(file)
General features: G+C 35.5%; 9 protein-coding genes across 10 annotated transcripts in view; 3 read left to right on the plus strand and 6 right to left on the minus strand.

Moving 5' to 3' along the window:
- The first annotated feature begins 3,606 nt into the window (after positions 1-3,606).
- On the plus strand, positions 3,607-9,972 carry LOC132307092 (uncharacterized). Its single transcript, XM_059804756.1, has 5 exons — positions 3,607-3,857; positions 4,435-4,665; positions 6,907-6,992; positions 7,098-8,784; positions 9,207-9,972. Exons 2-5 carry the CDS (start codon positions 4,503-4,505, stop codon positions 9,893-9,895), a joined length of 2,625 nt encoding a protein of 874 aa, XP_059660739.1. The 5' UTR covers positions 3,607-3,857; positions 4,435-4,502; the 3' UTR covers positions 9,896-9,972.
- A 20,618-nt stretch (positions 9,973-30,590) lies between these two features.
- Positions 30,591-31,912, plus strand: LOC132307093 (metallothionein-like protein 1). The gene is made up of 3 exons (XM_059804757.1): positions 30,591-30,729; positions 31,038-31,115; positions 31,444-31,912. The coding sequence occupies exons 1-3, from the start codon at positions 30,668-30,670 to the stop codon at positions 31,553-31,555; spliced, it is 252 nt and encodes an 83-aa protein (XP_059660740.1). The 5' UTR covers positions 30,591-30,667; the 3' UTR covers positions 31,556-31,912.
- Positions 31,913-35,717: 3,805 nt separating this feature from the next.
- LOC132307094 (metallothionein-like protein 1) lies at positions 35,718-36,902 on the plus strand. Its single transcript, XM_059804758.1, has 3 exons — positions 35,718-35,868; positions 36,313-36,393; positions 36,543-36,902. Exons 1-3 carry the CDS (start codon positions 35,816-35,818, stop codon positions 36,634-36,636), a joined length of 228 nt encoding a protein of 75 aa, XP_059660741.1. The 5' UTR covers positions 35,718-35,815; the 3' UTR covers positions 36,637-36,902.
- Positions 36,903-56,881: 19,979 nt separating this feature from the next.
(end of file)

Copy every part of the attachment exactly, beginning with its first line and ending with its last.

General features: G+C 35.5%; 9 protein-coding genes across 10 annotated transcripts in view; 3 read left to right on the plus strand and 6 right to left on the minus strand.

Moving 5' to 3' along the window:
- The first annotated feature begins 3,606 nt into the window (after positions 1-3,606).
- On the plus strand, positions 3,607-9,972 carry LOC132307092 (uncharacterized). Its single transcript, XM_059804756.1, has 5 exons — positions 3,607-3,857; positions 4,435-4,665; positions 6,907-6,992; positions 7,098-8,784; positions 9,207-9,972. Exons 2-5 carry the CDS (start codon positions 4,503-4,505, stop codon positions 9,893-9,895), a joined length of 2,625 nt encoding a protein of 874 aa, XP_059660739.1. The 5' UTR covers positions 3,607-3,857; positions 4,435-4,502; the 3' UTR covers positions 9,896-9,972.
- A 20,618-nt stretch (positions 9,973-30,590) lies between these two features.
- Positions 30,591-31,912, plus strand: LOC132307093 (metallothionein-like protein 1). The gene is made up of 3 exons (XM_059804757.1): positions 30,591-30,729; positions 31,038-31,115; positions 31,444-31,912. The coding sequence occupies exons 1-3, from the start codon at positions 30,668-30,670 to the stop codon at positions 31,553-31,555; spliced, it is 252 nt and encodes an 83-aa protein (XP_059660740.1). The 5' UTR covers positions 30,591-30,667; the 3' UTR covers positions 31,556-31,912.
- Positions 31,913-35,717: 3,805 nt separating this feature from the next.
- LOC132307094 (metallothionein-like protein 1) lies at positions 35,718-36,902 on the plus strand. Its single transcript, XM_059804758.1, has 3 exons — positions 35,718-35,868; positions 36,313-36,393; positions 36,543-36,902. Exons 1-3 carry the CDS (start codon positions 35,816-35,818, stop codon positions 36,634-36,636), a joined length of 228 nt encoding a protein of 75 aa, XP_059660741.1. The 5' UTR covers positions 35,718-35,815; the 3' UTR covers positions 36,637-36,902.
- Positions 36,903-56,881: 19,979 nt separating this feature from the next.